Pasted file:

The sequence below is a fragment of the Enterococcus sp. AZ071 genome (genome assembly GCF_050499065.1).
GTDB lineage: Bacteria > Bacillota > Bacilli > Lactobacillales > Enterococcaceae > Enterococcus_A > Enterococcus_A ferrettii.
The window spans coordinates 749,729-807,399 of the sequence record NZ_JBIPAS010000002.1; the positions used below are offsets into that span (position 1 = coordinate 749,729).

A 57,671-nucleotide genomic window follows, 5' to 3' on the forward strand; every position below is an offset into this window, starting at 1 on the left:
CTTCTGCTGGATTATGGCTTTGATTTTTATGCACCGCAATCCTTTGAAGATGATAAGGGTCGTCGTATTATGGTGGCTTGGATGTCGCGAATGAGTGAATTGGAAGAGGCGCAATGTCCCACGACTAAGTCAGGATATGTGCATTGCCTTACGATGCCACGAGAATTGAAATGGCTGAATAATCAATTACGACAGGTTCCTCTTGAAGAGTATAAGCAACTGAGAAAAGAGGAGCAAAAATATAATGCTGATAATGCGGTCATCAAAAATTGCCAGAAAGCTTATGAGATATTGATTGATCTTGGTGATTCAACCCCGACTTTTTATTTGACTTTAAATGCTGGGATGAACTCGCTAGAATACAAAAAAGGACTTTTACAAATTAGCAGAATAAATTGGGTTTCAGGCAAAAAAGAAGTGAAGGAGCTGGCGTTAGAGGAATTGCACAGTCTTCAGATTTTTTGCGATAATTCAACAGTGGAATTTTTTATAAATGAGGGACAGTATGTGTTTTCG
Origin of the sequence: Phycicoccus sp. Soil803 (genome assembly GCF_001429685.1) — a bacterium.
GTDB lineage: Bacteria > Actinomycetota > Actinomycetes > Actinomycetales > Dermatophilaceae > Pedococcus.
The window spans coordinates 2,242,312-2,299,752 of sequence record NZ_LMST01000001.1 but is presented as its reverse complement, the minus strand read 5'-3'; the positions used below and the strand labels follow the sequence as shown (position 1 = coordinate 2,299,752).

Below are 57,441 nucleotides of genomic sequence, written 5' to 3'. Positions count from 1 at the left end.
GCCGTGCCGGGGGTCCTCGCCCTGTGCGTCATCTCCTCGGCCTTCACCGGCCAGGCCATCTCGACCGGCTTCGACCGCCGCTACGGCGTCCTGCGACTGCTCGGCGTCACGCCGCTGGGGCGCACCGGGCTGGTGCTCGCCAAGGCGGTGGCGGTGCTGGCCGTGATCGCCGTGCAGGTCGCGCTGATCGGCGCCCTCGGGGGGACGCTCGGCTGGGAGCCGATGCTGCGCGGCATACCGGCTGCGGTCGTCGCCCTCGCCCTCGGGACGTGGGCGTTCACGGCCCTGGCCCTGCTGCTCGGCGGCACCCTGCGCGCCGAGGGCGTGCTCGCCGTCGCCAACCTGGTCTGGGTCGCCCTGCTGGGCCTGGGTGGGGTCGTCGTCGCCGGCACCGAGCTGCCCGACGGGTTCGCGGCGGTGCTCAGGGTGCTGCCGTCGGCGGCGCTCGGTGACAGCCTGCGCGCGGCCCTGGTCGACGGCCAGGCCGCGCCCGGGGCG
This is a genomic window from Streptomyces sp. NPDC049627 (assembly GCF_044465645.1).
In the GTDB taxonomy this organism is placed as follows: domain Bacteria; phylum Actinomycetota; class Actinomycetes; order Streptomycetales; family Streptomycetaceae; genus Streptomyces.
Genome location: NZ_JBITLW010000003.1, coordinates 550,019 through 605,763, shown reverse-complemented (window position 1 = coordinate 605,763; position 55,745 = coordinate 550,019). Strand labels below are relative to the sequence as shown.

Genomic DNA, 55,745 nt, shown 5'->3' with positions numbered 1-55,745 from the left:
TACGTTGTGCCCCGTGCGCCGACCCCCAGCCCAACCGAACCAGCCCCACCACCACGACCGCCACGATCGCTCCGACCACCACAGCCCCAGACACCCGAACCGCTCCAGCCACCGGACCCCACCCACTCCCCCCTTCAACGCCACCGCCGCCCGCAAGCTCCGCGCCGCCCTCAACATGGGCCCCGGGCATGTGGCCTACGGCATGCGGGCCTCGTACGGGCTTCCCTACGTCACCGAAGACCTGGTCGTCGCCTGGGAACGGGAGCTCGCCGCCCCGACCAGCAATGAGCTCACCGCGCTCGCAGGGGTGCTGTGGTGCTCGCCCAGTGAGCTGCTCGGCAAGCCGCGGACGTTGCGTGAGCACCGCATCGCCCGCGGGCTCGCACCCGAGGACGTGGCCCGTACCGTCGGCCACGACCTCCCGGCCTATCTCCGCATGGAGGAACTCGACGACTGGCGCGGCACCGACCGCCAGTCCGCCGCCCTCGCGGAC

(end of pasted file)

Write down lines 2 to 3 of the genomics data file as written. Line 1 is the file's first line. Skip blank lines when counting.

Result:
GTDB lineage: Bacteria > Bacillota > Bacilli > Lactobacillales > Enterococcaceae > Enterococcus_A > Enterococcus_A ferrettii.
The window spans coordinates 749,729-807,399 of the sequence record NZ_JBIPAS010000002.1; the positions used below are offsets into that span (position 1 = coordinate 749,729).